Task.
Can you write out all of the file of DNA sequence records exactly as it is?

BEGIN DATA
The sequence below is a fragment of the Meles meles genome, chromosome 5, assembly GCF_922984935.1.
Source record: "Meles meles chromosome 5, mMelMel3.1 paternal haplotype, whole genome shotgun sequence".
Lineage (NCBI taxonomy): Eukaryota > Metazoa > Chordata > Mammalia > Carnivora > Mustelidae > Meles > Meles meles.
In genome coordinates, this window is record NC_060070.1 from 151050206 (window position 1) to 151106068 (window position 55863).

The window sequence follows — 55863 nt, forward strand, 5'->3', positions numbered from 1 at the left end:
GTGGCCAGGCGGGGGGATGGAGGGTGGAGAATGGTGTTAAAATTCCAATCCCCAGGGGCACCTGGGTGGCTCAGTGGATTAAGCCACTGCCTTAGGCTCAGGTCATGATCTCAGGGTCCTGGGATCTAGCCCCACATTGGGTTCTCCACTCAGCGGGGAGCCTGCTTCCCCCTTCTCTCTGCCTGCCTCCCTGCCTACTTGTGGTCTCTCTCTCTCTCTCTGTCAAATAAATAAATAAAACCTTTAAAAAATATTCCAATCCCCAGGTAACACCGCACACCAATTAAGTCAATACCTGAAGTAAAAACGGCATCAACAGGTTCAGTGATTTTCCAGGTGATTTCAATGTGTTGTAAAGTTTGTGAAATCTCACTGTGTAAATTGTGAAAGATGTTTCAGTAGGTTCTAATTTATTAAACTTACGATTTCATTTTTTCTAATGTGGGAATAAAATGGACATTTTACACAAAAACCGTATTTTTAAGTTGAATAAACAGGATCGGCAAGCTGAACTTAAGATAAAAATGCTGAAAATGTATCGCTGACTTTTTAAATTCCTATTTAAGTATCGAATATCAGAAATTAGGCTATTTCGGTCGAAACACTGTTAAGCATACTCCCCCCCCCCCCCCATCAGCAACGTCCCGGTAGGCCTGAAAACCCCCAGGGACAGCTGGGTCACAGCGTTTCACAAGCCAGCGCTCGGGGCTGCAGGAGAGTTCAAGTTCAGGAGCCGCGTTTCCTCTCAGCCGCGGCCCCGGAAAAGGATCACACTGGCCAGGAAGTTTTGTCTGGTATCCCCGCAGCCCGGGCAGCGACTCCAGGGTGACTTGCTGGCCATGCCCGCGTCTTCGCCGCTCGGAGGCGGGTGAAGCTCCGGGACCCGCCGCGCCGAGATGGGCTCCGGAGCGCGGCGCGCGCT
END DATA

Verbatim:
The sequence below is a fragment of the Meles meles genome, chromosome 5, assembly GCF_922984935.1.
Source record: "Meles meles chromosome 5, mMelMel3.1 paternal haplotype, whole genome shotgun sequence".
Lineage (NCBI taxonomy): Eukaryota > Metazoa > Chordata > Mammalia > Carnivora > Mustelidae > Meles > Meles meles.
In genome coordinates, this window is record NC_060070.1 from 151050206 (window position 1) to 151106068 (window position 55863).

The window sequence follows — 55863 nt, forward strand, 5'->3', positions numbered from 1 at the left end:
GTGGCCAGGCGGGGGGATGGAGGGTGGAGAATGGTGTTAAAATTCCAATCCCCAGGGGCACCTGGGTGGCTCAGTGGATTAAGCCACTGCCTTAGGCTCAGGTCATGATCTCAGGGTCCTGGGATCTAGCCCCACATTGGGTTCTCCACTCAGCGGGGAGCCTGCTTCCCCCTTCTCTCTGCCTGCCTCCCTGCCTACTTGTGGTCTCTCTCTCTCTCTCTGTCAAATAAATAAATAAAACCTTTAAAAAATATTCCAATCCCCAGGTAACACCGCACACCAATTAAGTCAATACCTGAAGTAAAAACGGCATCAACAGGTTCAGTGATTTTCCAGGTGATTTCAATGTGTTGTAAAGTTTGTGAAATCTCACTGTGTAAATTGTGAAAGATGTTTCAGTAGGTTCTAATTTATTAAACTTACGATTTCATTTTTTCTAATGTGGGAATAAAATGGACATTTTACACAAAAACCGTATTTTTAAGTTGAATAAACAGGATCGGCAAGCTGAACTTAAGATAAAAATGCTGAAAATGTATCGCTGACTTTTTAAATTCCTATTTAAGTATCGAATATCAGAAATTAGGCTATTTCGGTCGAAACACTGTTAAGCATACTCCCCCCCCCCCCCCATCAGCAACGTCCCGGTAGGCCTGAAAACCCCCAGGGACAGCTGGGTCACAGCGTTTCACAAGCCAGCGCTCGGGGCTGCAGGAGAGTTCAAGTTCAGGAGCCGCGTTTCCTCTCAGCCGCGGCCCCGGAAAAGGATCACACTGGCCAGGAAGTTTTGTCTGGTATCCCCGCAGCCCGGGCAGCGACTCCAGGGTGACTTGCTGGCCATGCCCGCGTCTTCGCCGCTCGGAGGCGGGTGAAGCTCCGGGACCCGCCGCGCCGAGATGGGCTCCGGAGCGCGGCGCGCGCT